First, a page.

A disturbing trend continues to infiltrate courtrooms across the country where third-party groups – including Wall Street hedge funds, institutional investors and private companies – are providing money to litigators in exchange for a portion of any financial recovery from litigation. These groups are pouring millions of dollars into class action funding as if they were betting on stocks – often with little or no transparency.
This trend, better known as Third Party Litigation Funding (TPLF), perpetuates a toxic cycle of turning our civil justice system into a for-profit enterprise, focusing on maximizing case value to fund more prosecutions instead of serving justice.
Even more troubling is that the National Association of Attorneys General (NAAG) is jumping into the action, using its vast resources to conduct lucrative multi-state litigation targeting various deep-pocketed industries.
Historically, NAAG has played an influential role in handling investigations and prosecutions in several states. The organization claims to be a “national, nonpartisan forum offering collaboration, ideas, and expertise to hold U.S. attorneys general to account and defend them.”
But over time, NAAG’s focus shifted from promoting collaboration to promoting entrepreneurial litigation. NAAG has primarily morphed into an organization with one goal: to pursue corporations for profit.
Far from being a neutral entity, NAAG benefits massively financially from these lawsuits and, in turn, uses its accumulated wealth and resources to help coordinate and facilitate even more lawsuits. The NAAG playbook is beginning to emerge from the shadows after the recent departure of several of its disgruntled members, including the attorneys general of Montana, Texas and Missouri. Additionally, seven other attorneys general joined Kentucky AG Daniel Cameron in sending a letter to the NAAG executive director outlining their concerns about the organization’s funding.
Currently, NAAG has over $200 million in assets. The organization distributes these funds as grants to states to help litigation get started. States receive grants to fund research and other expenses to determine participation in a multi-state trial. In return, NAAG buys an interest in the outcome of a lawsuit and receives an agreed financial exclusion from the final settlement.
This TPLF process diverts settlement money from actual victims and provides it to NAAG – putting profits ahead of the public interest. It also allows state attorneys general to avoid using state-appropriated funds or having to travel to their respective state legislatures to obtain more funds to pursue financially lucrative or interest-driven litigation. an ideology. The NAAG grant process allows state attorneys general to participate in a multi-state action to secure funds to pursue required research and litigation without having to dive directly into the state appropriation process. This funding bypasses and weakens the checks and balances that a state legislature should want to exercise in these situations.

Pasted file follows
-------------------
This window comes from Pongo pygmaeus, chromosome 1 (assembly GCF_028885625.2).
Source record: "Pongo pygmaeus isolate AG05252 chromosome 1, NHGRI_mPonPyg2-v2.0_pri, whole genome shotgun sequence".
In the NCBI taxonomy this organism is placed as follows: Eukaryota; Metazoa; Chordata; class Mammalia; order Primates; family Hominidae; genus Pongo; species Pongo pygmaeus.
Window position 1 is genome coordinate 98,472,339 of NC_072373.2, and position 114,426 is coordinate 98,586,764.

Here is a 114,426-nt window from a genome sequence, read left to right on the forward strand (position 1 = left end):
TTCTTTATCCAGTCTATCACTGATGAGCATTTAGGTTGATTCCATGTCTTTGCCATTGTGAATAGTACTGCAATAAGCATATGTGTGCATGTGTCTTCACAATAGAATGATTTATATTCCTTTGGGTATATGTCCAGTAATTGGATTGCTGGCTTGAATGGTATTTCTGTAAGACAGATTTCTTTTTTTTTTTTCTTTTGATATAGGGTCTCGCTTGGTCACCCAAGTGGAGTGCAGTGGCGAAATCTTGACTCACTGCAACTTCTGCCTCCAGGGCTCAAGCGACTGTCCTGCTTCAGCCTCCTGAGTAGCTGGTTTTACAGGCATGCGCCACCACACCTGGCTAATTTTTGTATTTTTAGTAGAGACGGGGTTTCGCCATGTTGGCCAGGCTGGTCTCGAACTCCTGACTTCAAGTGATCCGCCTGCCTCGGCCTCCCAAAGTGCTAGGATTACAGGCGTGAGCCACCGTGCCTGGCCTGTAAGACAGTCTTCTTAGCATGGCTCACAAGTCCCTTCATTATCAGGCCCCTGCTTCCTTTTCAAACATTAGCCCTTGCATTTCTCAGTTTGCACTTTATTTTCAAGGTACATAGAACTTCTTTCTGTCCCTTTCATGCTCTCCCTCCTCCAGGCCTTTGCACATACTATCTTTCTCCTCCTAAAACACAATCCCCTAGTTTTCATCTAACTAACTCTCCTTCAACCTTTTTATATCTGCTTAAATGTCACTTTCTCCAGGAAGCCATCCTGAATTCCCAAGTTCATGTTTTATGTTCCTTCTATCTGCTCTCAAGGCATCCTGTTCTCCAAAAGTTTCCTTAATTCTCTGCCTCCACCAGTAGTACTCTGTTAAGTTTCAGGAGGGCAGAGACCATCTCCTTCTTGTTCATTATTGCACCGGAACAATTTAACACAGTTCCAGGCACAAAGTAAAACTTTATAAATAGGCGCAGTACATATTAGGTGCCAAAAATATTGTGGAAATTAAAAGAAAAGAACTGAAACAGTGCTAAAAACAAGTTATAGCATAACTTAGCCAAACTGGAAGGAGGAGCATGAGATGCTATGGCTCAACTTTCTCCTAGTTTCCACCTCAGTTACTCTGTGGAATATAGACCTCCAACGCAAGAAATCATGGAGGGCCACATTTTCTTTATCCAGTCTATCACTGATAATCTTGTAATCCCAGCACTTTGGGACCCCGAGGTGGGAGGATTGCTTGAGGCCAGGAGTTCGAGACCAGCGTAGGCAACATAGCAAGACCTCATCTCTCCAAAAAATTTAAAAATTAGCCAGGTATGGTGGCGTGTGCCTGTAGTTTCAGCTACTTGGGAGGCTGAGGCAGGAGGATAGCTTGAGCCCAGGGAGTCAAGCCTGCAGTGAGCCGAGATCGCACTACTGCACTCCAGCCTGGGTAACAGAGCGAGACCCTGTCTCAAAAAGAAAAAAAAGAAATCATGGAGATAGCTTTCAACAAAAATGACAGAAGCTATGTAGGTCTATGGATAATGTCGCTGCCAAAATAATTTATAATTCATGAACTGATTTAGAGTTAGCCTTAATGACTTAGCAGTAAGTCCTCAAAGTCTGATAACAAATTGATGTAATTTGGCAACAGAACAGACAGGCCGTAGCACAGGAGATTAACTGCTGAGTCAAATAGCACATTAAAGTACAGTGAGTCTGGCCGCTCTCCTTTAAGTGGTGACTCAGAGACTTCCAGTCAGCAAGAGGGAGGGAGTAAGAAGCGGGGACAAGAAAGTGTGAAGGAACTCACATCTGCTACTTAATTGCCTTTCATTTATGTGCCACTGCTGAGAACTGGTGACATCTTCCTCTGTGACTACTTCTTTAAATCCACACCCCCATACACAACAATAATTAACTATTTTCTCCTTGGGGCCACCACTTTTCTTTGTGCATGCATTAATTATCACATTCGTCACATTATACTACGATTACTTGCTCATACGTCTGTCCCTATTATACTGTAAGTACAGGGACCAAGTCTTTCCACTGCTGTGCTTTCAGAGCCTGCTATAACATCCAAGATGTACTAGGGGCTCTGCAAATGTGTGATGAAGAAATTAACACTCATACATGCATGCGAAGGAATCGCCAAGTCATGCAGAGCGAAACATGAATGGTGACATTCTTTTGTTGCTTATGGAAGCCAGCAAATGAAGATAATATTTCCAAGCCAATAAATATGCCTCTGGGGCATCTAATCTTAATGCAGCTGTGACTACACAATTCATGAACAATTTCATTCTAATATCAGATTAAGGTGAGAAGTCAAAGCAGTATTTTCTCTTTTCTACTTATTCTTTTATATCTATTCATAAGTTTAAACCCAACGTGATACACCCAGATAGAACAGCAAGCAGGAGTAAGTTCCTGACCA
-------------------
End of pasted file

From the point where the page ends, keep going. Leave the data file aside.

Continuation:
Injecting third-party financial interests into litigation threatens a state’s ability to exercise independent judgment in cases where the funder can influence litigation or settlement decisions – transforming litigation involving plaintiffs and defendants into a multiparty process with a behind-the-scenes mega-donor. As Cameron explains in his letter to the NAAG Executive Director, this process likely violates many state laws that vest the power of the stock exchange exclusively in their legislatures.
Beyond the lack of accountability and transparency of NAAG’s litigation funding, their internal coordination shows how the organization has become a litigation factory. When a state pays dues to NAAG, that state’s attorney general’s office has access to all of NAAG’s resources, including their training and working groups.
NAAG training courses focus on best practices for filing lawsuits to instructional courses on using new software and analytics to generate new leads. This helps state attorneys general learn to be more effective in filing broad class action lawsuits and tort suits against anyone suspected of having deep pockets. The NAAG task force serves as a sounding board for case generation focusing almost exclusively on multistate ligation. Once a target of litigation is found, the task force strategizes on which states are best placed to take the lead. States are then allowed to exchange information about this litigation through information-sharing agreements so that others can lend resources and benefit from any settlement.
The exodus of NAAG members who oppose this exploitation of our civil justice system for financial gain should serve as a stark warning. The fabrication of corporate litigation devastates our economy, takes away resources from real victims and further distorts our legal system. NAAG must immediately realign its priorities if it wishes to salvage its original mission of being a credible, non-partisan organization.
Instead of perpetuating more third-party litigation funding, NAAG must return to its primary goal of promoting efficiency and coordination among state attorneys general.